A man yawning on the bed - possibly suffering insomnia.Contrary to what a lot of people believe, the term “insomnia” doesn’t only refer to when people can’t sleep at all. It also refers to the common kind of sleep problem; struggles to fall asleep at night, or waking up in the middle of the night and struggling to get back to sleep. Or both. With the various effects that this may then have on your ability to function properly during the day.

Insomnia defined

Physiologically insomnia is associated with hyperarousal of the central nervous system. The typical symptoms of insomnia are: repeated difficulty falling asleep, prolonged awakenings, inadequate sleep quality, short sleep duration occurring despite adequate opportunity for sleep. However, some people with insomnia do not have complaints regarding the quantity of sleep, but rather describe their sleep as nonrestorative or too light. This may be because insomniacs tend to spend more time in NREM stage 1 sleep, and less time in stages 3-4, and have more frequent shifts between sleep stages through the night [Ref. 1].

To be considered a medical disorder, insomnia must result in some degree of daytime impairment, and accordingly the World Health Organisation defines insomnia as a problem initiating and/or maintaining sleep, or the complaint of nonrestorative sleep, that occurs on at least three nights a week, and is associated with daytime distress or impairment. It may therefore be useful to think of insomnia in terms of a syndrome, consisting of the symptoms as mentioned above, combined with effects on a person’s mood (e.g. irritability, low level depression, low stress tolerance), on their cognitive functioning (e.g. concentration, performing complex abstract/creative tasks, completing tasks), or on their general energy level (e.g. fatigue) [2].

Depending on the stringency in the criteria for insomnia, different studies report insomnia to occur in anywhere between 10% and 50% of adults at any given time. Insomnia that lasts less than one month is considered as ‘acute’, and can usually be explained by changes in sleep environment, emotional or physical discomfort, stress and similar factors. When insomnia persists beyond one month, it is considered as ‘chronic’, and has often taken on a life of its own [3].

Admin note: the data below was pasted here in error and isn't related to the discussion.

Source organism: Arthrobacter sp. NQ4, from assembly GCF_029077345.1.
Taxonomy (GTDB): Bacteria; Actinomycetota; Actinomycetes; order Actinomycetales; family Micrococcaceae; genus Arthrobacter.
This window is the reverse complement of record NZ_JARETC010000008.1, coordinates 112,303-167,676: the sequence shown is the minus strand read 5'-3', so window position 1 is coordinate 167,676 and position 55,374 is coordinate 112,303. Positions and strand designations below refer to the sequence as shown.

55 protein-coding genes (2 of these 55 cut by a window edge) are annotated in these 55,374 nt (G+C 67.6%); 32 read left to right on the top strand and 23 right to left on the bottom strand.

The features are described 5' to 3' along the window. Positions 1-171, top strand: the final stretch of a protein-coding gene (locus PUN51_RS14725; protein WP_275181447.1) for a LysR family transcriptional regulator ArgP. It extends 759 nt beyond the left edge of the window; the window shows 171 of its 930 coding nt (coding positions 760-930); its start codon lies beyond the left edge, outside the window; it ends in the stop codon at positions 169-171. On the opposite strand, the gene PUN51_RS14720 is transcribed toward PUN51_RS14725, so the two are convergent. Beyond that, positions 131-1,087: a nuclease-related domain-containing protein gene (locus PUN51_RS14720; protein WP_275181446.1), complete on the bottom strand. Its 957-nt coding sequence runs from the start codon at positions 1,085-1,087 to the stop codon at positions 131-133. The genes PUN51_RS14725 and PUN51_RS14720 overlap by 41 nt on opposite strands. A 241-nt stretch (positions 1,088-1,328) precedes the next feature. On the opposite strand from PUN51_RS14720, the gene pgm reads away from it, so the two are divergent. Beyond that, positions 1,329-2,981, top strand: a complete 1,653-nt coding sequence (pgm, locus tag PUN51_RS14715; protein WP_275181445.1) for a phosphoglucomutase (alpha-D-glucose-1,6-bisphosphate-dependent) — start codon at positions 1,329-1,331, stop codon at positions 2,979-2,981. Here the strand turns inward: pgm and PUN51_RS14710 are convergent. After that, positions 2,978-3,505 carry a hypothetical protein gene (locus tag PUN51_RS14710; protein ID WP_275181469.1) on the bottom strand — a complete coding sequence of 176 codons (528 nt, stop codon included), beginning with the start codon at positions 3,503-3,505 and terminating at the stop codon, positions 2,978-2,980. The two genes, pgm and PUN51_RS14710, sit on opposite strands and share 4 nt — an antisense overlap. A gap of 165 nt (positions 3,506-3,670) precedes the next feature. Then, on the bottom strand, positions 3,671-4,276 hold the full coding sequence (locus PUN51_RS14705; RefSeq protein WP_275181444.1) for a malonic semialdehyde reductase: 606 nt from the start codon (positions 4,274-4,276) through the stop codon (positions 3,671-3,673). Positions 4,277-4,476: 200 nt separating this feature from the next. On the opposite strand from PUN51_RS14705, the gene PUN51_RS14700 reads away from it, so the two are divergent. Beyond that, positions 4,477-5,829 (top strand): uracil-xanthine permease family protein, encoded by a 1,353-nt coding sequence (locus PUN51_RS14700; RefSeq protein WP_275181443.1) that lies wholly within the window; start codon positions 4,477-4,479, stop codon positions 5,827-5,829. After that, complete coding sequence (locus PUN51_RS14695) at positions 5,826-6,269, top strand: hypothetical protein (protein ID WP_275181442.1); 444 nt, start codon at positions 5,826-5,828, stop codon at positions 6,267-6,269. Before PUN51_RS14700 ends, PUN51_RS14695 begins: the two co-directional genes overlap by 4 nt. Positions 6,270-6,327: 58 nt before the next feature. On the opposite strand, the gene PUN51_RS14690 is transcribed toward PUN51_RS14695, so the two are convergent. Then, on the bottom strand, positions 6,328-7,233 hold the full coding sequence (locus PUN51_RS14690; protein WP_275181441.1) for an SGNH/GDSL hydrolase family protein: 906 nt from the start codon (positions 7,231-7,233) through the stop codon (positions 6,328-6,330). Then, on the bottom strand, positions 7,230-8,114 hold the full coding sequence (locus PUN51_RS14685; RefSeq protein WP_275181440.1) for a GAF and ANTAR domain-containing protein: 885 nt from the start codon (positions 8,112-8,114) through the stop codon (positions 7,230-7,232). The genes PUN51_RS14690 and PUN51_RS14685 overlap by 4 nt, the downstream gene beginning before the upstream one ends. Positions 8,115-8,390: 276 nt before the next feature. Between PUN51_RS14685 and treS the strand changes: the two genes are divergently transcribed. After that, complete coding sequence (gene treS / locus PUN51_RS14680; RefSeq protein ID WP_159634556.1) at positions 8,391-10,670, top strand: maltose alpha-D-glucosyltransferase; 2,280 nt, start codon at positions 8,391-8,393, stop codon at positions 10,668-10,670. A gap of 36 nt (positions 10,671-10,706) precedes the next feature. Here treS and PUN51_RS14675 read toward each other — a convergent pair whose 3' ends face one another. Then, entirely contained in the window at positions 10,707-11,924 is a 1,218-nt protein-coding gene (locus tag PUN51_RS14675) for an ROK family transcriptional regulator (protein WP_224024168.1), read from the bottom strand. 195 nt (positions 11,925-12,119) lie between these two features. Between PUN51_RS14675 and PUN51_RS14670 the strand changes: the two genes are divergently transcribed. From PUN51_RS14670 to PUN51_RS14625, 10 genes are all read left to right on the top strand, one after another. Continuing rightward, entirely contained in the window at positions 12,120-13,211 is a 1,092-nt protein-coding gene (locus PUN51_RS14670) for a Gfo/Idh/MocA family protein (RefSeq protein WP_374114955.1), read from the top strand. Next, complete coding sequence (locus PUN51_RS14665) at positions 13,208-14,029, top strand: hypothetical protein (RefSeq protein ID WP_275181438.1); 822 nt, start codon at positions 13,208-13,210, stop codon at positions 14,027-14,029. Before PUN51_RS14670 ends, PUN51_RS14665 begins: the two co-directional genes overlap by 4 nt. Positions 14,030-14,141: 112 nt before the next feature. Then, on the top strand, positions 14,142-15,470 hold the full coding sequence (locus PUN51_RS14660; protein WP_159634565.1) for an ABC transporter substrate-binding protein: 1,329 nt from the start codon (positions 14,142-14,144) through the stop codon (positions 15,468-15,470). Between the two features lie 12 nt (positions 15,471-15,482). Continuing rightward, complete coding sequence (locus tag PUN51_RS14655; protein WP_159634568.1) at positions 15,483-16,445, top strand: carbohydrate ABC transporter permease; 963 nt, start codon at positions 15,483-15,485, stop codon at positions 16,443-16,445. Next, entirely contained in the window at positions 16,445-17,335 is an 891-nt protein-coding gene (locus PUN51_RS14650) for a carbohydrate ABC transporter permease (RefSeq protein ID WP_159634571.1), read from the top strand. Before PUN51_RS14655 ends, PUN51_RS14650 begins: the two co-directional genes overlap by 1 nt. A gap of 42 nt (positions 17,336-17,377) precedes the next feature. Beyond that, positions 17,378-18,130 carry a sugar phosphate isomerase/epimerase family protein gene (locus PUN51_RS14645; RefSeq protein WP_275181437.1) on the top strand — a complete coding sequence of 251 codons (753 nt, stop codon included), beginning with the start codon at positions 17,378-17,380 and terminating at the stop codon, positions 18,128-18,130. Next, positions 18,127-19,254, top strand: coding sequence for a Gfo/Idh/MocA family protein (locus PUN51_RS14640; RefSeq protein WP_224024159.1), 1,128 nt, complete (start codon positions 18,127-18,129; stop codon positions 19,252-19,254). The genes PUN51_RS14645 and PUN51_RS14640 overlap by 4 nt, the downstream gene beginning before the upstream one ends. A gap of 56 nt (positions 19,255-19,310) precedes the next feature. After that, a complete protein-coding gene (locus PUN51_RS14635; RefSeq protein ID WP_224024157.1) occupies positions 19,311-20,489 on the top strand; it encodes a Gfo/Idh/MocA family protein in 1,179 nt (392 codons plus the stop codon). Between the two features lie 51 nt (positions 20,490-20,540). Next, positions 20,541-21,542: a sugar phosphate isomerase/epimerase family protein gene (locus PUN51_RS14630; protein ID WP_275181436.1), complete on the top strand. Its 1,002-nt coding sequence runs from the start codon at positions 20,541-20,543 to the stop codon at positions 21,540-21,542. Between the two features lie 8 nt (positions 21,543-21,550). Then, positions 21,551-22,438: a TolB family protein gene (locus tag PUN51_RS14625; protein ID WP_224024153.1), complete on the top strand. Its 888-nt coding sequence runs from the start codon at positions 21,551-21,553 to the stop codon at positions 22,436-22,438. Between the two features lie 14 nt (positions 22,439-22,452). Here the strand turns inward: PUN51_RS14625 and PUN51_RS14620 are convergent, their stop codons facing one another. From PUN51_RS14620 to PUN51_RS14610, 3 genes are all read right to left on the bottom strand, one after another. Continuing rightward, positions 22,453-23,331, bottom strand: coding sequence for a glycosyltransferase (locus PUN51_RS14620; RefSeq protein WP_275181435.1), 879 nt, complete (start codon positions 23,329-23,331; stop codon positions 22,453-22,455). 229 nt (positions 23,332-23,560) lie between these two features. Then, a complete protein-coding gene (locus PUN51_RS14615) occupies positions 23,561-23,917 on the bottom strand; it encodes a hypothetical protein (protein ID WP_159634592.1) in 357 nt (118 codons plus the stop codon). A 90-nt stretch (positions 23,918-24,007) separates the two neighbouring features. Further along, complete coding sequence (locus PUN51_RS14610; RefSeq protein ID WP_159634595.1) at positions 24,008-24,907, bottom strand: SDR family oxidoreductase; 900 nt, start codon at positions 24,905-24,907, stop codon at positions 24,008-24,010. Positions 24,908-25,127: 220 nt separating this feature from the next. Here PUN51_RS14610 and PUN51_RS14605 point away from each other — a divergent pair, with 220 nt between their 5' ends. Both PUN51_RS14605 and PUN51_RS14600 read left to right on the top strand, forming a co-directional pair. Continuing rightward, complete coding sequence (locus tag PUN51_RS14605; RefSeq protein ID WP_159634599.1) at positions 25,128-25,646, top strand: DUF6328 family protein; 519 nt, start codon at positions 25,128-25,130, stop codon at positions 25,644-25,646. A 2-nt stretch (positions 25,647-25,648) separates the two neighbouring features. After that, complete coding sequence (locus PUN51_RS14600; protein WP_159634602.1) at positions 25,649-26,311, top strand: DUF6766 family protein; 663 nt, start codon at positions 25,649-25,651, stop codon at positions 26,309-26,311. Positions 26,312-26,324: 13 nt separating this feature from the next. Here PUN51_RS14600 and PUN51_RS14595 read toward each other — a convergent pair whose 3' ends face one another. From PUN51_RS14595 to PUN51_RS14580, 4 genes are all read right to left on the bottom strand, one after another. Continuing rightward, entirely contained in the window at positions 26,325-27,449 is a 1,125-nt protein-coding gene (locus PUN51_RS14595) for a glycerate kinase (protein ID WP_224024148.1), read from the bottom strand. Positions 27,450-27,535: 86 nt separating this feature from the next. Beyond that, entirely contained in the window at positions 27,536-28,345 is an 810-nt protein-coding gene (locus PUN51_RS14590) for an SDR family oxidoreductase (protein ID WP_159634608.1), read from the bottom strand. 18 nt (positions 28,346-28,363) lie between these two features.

Effects of insomnia

While sleep loss (deprivation) is a common complaint from people who suffer from insomnia, the actual sleep loss is usually less than what is reflected by the patient’s subjective complaints. Similarly, studies show that effects on cognitive performance (memory, judgement, creativity, mental flexibility, attention, concentration) are less than subjectively experienced [1]. Unquestionably though, insomnia does have a detrimental impact on psychological well-being and quality of life, including the ability to enjoy interpersonal relationships [4]. It is a risk factor for development of depression, anxiety, substance abuse, and is associated with increased motor vehicle and other accidents [2].

Primary and Secondary insomnia

Traditionally insomnia has been separated into primary (not caused by other conditions) and secondary (caused by e.g. physical or mental disorders, or by medications). The distinction between primary and secondary insomnia may, however, become obsolete, since more and more research appears to indicate that insomnia is always caused by something, and is perhaps also causing something in turn [5]. It may therefore be more useful to think in terms of insomnia ‘associated with’ another disorder, than to try and distinguish which is the cause and which the effect. As long as extrinsic factors (see below) that contribute to insomnia are not overlooked and are adequately addressed, psychotherapy treatment of all insomnia is warranted [6].

Factors associated with insomnia

Extrinsic factors that may contribute to insomnia are:

  • Current medication or other drugs; e.g. alcohol, caffeine, nicotine, amphetamines, reserpine, clonidine,  SSRI antidepressants, steroids, etc.